ConclusionSo the results above call into question the ability of the q-factor model to price two variables (momentum and profitability) common in the standard 6-factor model (the Fama and French 5-factor model + momentum). By simply decomposing ROE into its two components–lagged ROE and fundamental momentum (earnings innovations)–one finds different results than in the Replicating Anomalies paper. However, at the end of the day, if we pretend the q-factor model has 5 factors (not 4), by splitting ROE into (1) lagged profitability (i.e. lagged ROE) and (2) earnings innovations (i.e. fundamental momentum)–we would get similar results, in that both profitability and momentum (either measured by earnings or price) are important! Additionally, it should be noted that in Lu’s new working paper, “q^5”, they embed the Earnings Innovation/Fundamental Momentum variable into the 5th factor (this is “dROE” in the “q^5” paper). 12 An explanation of the new paper and factor can be found here. So what is the big-picture takeaway? While it may appear that the two authors are competing, in my opinion, they have found similar results, but have different economic interpretations of those results. I don’t think that these findings discredit the Investment CAPM. However, these findings highlight that embedded within the ROE variable is a “fundamental momentum” variable, which appears important to pricing momentum in factor regressions. 13 As we have mentioned before, and as the competing results above show, factor investing is more art and less science. Let us know what you think …
How can a q-theoretic model price momentum?
- Robert Novy-Marx
- A version of the paper can be found here.
- Want a summary of academic papers with alpha? Check out our Academic Research Recap Category.
The answer, of course, is that it can’t. Hou, Xue, and Zhang’s (2014) empirical model does price portfolios sorted on prior year’s performance, but for reasons outside of q-theory—it does so by including a fundamental momentum factor, i.e., a factor based on momentum in firm fundamentals. The ROE factor, which does all the work pricing momentum, is constructed by sorting stocks on the most recently announced quarterly earnings, which tend to be high after positive earnings surprises. A post earnings announcement drift factor prices the model’s ROE factor, and subsumes the role the ROE factor plays pricing momentum portfolios when both are included as explanatory variables. The HXZ model also only prices portfolios sorted on gross profitability by conflating earnings profitability, which drives the ROE factor’s covariance with gross profitability, with post earnings announcement drift, which drives the ROE factor’s high average returns. Controlling for fundamental momentum, the HXZ model also loses its power to explain the performance of gross profitability. These facts are inconsistent with a neoclassical interpretation of the empirical model.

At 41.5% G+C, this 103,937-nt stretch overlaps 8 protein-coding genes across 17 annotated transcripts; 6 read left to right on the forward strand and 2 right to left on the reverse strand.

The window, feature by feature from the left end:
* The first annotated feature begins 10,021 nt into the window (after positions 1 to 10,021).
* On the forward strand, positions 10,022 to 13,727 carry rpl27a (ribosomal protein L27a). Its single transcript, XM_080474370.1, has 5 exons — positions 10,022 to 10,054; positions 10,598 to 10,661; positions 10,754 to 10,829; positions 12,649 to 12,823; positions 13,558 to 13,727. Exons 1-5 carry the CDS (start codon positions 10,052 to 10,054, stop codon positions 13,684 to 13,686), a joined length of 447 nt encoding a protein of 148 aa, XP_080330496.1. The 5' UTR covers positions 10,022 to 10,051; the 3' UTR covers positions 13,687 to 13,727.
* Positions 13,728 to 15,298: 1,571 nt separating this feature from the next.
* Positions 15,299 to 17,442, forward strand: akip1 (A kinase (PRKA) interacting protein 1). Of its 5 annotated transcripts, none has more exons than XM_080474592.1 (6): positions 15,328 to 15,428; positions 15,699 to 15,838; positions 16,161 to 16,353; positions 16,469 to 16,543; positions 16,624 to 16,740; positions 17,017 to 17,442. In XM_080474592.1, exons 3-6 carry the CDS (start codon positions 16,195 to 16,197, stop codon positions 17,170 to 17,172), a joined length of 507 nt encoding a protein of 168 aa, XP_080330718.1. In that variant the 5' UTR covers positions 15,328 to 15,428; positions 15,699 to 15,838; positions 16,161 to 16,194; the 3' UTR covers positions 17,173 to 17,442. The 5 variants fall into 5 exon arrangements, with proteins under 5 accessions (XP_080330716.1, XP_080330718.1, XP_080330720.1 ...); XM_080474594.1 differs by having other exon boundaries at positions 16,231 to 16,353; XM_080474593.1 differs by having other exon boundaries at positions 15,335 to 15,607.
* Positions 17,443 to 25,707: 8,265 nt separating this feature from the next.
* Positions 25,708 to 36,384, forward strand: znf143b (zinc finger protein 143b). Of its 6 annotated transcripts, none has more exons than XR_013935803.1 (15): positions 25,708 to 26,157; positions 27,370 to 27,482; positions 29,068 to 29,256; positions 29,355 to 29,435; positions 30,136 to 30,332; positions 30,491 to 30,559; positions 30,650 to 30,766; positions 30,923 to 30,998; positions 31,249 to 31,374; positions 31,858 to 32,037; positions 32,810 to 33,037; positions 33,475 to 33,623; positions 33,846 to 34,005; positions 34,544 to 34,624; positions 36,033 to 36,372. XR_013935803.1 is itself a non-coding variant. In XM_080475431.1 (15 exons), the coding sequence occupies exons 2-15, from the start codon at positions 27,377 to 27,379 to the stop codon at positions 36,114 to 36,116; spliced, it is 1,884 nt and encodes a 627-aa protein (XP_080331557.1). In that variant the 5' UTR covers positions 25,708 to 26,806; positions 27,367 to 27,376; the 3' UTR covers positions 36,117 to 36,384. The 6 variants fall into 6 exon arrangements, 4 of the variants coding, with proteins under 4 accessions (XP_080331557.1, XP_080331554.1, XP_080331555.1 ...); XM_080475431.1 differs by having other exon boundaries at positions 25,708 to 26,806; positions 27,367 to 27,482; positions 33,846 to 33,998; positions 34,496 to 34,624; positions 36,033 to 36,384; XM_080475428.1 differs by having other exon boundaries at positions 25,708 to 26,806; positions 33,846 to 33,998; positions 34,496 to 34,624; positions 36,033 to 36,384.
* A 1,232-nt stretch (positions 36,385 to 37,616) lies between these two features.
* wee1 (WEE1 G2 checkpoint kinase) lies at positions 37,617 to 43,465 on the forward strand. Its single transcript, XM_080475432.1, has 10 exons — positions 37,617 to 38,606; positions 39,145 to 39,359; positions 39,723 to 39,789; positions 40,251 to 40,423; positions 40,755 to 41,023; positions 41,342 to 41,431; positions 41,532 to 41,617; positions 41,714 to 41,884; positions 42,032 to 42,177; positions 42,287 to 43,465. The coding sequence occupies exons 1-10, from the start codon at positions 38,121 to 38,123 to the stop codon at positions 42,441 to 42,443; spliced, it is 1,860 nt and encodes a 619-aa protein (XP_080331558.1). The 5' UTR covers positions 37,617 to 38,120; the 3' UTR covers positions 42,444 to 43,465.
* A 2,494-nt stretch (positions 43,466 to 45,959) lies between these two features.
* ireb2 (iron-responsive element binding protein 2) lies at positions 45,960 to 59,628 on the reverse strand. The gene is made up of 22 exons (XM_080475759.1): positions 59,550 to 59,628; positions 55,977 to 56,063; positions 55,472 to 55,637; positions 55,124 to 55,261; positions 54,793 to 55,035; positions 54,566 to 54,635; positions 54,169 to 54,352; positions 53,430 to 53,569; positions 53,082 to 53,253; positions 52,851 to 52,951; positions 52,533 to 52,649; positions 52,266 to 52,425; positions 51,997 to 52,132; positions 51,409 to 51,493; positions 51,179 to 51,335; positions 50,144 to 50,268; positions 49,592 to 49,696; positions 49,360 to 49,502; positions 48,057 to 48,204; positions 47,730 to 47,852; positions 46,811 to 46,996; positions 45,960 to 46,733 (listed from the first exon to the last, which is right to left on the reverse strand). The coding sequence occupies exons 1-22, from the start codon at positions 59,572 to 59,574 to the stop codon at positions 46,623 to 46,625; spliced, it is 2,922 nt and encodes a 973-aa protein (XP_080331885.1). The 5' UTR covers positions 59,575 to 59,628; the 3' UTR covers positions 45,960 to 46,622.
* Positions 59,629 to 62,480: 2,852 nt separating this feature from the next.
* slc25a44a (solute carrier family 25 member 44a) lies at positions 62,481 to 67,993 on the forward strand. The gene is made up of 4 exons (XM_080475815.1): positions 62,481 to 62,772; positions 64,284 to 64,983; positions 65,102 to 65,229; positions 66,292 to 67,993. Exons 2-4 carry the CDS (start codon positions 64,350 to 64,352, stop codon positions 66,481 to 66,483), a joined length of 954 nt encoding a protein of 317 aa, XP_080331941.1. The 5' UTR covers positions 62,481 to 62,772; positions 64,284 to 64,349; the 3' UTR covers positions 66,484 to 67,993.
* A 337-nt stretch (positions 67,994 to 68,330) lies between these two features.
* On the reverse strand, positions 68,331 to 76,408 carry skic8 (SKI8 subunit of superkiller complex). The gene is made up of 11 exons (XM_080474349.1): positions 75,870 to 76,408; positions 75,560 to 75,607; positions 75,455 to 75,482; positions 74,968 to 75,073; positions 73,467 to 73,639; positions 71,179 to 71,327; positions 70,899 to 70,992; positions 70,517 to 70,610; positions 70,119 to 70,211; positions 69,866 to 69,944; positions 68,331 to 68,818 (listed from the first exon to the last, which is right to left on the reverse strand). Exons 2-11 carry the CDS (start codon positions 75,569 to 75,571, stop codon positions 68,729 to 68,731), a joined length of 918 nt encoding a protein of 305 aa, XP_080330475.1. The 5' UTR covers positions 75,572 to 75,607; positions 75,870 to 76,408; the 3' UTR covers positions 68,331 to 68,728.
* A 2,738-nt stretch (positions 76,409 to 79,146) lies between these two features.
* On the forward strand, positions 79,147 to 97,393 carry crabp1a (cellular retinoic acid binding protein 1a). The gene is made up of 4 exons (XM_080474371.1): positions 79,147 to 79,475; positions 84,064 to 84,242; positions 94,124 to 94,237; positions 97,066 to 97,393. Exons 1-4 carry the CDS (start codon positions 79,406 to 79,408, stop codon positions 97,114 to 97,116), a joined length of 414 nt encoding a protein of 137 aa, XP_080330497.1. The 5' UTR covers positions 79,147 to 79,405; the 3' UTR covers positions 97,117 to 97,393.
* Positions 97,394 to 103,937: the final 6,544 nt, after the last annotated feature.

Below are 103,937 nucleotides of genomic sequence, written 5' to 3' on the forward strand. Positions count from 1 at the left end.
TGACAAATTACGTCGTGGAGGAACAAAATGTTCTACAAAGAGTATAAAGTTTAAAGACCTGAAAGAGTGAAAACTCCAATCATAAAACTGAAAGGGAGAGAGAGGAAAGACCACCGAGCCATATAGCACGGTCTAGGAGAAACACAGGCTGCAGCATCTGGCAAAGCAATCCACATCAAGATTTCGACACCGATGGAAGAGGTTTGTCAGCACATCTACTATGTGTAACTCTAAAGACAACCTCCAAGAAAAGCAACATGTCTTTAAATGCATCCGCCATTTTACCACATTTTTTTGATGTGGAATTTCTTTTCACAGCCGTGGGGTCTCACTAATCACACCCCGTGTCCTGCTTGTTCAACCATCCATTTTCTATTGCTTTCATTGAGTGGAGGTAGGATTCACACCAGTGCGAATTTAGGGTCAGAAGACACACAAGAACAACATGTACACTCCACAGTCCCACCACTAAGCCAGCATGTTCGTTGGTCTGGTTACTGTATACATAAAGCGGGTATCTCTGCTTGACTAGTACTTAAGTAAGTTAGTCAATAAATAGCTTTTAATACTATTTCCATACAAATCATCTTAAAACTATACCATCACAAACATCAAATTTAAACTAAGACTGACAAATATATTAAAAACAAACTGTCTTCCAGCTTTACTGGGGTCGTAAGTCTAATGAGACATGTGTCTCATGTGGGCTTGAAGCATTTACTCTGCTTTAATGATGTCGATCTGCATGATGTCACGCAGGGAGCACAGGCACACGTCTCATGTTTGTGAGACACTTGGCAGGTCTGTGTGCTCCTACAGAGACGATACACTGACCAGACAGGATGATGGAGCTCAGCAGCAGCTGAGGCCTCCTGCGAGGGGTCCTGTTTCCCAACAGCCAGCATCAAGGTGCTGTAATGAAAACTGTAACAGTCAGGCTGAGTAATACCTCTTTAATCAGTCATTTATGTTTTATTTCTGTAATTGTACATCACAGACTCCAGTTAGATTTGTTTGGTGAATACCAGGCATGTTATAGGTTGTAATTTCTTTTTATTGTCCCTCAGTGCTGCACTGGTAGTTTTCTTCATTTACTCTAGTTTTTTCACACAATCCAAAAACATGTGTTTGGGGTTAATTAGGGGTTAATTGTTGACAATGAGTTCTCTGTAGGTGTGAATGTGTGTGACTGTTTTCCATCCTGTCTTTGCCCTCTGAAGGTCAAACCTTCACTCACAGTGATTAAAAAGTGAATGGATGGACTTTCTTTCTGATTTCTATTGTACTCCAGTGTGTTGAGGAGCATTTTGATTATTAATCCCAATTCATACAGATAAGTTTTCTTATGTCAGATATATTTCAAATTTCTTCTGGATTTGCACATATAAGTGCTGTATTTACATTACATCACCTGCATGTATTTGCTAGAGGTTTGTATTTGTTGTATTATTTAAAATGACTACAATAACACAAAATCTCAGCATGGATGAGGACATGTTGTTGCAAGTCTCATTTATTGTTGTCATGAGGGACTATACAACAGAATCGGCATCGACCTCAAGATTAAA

- I took the liberty of describing the “q-factor” model as “Investment CAPM”. ↩
- Here is a link to where Lu outlines the Investment CAPM from the start ↩
- For those interested in other academic wars we have covered, here is (1) AQR versus the academics and (2) Trading costs wars ↩
- What does it mean to say that a model or a variable “prices another variable? Well, imagine that we have two variables, named variable A and variable B. When we run a baseline regression (regressing variable A and variable B against a model), we see that both have “excess” returns (after controlling for other factors, such as the market, Value, Size, etc.). If we then regress Variable A against a model (such as the 3-factor model) and also add Variable B as a dependent variable (to create a 4-factor model), if the addition of Variable B in the model causes the excess return (alpha) to disappear, we would say that Variable B “prices” Variable A. ↩
- I asked Lu what is the economic reasoning behind using a monthly rebalanced variable to proxy for expected profitability. Here is his response: “Using monthly updated Roe is easy to justify. Suppose profitability follows an AR(1) process – a fairly innocuous assumption that is well established empirically, e.g., Fama and French (2000, Journal of Business). It follows that the latest known Roe (including recent earnings innovations) contains better information about future Roe than 4-quarter-lagged Roe.” ↩
- Income before extraordinary items ↩
- So long/short portfolios are formed on the second sorting variable. ↩
- Standardized Unexpected Earnings. Here is the definition from the paper: “Standardized unexpected earnings (SUE) is calculated as the most recent year-over-year change in earnings per share, scaled by the standard deviation of the earnings innovations over the last eight announcements, subject to a requirement of at least six observed announcements over the two-year window. For earnings per share, I use Compustat quarterly data item EPSPXQ (Earnings Per Share (Basic) / Excluding Extraordinary Items). Earnings announcement dates are Compustat quarterly data item RDQ. ↩
- It is unclear if the other strategies were levered up or de-levered to achieve the same volatility. ↩
- I think both are accurately described. The first variable, earnings innovations, is explicitly examining the changes in earnings and scaled by book value of equity–one can view this as fundamental momentum (i.e. earnings momentum). The second variable, SUE, measures changes in earnings over the last year and scaled by the volatility of earnings–again, this is one way to measure earning (fundamental) momentum. ↩
- This is true with or without lagged ROE. ↩
- Note–this is not the exact 5th factor, but is used to create the 5th factor ↩
- For non-factor regressions, one finds a different result. The structural estimation shows that the expected investment growth is more important than the expected profitability in explaining momentum. See the detailed discussion on p. 20-22 in Goncalves, Xue, and Zhang (2017) — Thanks to Lu for pointing this out. ↩